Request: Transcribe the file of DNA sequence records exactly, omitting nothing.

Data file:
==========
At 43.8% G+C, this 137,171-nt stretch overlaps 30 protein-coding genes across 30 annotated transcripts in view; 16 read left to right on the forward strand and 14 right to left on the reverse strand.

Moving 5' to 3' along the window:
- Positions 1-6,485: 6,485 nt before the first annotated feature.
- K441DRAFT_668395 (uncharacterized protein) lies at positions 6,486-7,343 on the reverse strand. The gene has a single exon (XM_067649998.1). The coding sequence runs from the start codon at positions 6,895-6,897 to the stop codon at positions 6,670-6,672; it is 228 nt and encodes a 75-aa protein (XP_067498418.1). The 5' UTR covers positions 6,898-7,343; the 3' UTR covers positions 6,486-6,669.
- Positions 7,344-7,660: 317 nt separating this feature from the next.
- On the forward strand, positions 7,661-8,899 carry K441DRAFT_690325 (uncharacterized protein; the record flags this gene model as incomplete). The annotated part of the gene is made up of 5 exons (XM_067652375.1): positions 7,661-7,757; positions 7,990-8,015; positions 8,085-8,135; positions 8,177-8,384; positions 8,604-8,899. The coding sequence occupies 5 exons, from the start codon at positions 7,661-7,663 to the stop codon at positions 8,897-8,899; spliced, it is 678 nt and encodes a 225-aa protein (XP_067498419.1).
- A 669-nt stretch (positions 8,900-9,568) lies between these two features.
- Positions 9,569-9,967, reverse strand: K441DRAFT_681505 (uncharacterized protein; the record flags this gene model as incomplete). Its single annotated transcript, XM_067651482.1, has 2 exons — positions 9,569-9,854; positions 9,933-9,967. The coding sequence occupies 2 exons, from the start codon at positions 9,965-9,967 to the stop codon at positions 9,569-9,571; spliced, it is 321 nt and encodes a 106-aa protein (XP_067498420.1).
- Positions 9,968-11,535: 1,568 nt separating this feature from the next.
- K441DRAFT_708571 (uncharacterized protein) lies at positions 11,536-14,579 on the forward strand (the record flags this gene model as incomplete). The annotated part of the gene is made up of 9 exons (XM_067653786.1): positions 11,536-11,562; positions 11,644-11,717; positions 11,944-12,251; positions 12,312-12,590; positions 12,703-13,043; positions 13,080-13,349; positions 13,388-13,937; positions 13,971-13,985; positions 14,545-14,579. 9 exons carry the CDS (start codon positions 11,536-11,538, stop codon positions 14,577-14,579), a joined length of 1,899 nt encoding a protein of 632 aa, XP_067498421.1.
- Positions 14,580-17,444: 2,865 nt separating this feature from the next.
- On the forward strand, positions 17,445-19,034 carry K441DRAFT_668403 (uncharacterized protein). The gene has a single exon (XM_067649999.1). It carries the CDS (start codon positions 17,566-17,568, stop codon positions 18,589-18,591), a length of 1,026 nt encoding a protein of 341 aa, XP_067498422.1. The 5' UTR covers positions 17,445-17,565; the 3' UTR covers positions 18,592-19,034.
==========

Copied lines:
At 43.8% G+C, this 137,171-nt stretch overlaps 30 protein-coding genes across 30 annotated transcripts in view; 16 read left to right on the forward strand and 14 right to left on the reverse strand.

Moving 5' to 3' along the window:
- Positions 1-6,485: 6,485 nt before the first annotated feature.
- K441DRAFT_668395 (uncharacterized protein) lies at positions 6,486-7,343 on the reverse strand. The gene has a single exon (XM_067649998.1). The coding sequence runs from the start codon at positions 6,895-6,897 to the stop codon at positions 6,670-6,672; it is 228 nt and encodes a 75-aa protein (XP_067498418.1). The 5' UTR covers positions 6,898-7,343; the 3' UTR covers positions 6,486-6,669.
- Positions 7,344-7,660: 317 nt separating this feature from the next.
- On the forward strand, positions 7,661-8,899 carry K441DRAFT_690325 (uncharacterized protein; the record flags this gene model as incomplete). The annotated part of the gene is made up of 5 exons (XM_067652375.1): positions 7,661-7,757; positions 7,990-8,015; positions 8,085-8,135; positions 8,177-8,384; positions 8,604-8,899. The coding sequence occupies 5 exons, from the start codon at positions 7,661-7,663 to the stop codon at positions 8,897-8,899; spliced, it is 678 nt and encodes a 225-aa protein (XP_067498419.1).
- A 669-nt stretch (positions 8,900-9,568) lies between these two features.
- Positions 9,569-9,967, reverse strand: K441DRAFT_681505 (uncharacterized protein; the record flags this gene model as incomplete). Its single annotated transcript, XM_067651482.1, has 2 exons — positions 9,569-9,854; positions 9,933-9,967. The coding sequence occupies 2 exons, from the start codon at positions 9,965-9,967 to the stop codon at positions 9,569-9,571; spliced, it is 321 nt and encodes a 106-aa protein (XP_067498420.1).
- Positions 9,968-11,535: 1,568 nt separating this feature from the next.
- K441DRAFT_708571 (uncharacterized protein) lies at positions 11,536-14,579 on the forward strand (the record flags this gene model as incomplete). The annotated part of the gene is made up of 9 exons (XM_067653786.1): positions 11,536-11,562; positions 11,644-11,717; positions 11,944-12,251; positions 12,312-12,590; positions 12,703-13,043; positions 13,080-13,349; positions 13,388-13,937; positions 13,971-13,985; positions 14,545-14,579. 9 exons carry the CDS (start codon positions 11,536-11,538, stop codon positions 14,577-14,579), a joined length of 1,899 nt encoding a protein of 632 aa, XP_067498421.1.
- Positions 14,580-17,444: 2,865 nt separating this feature from the next.
- On the forward strand, positions 17,445-19,034 carry K441DRAFT_668403 (uncharacterized protein). The gene has a single exon (XM_067649999.1). It carries the CDS (start codon positions 17,566-17,568, stop codon positions 18,589-18,591), a length of 1,026 nt encoding a protein of 341 aa, XP_067498422.1. The 5' UTR covers positions 17,445-17,565; the 3' UTR covers positions 18,592-19,034.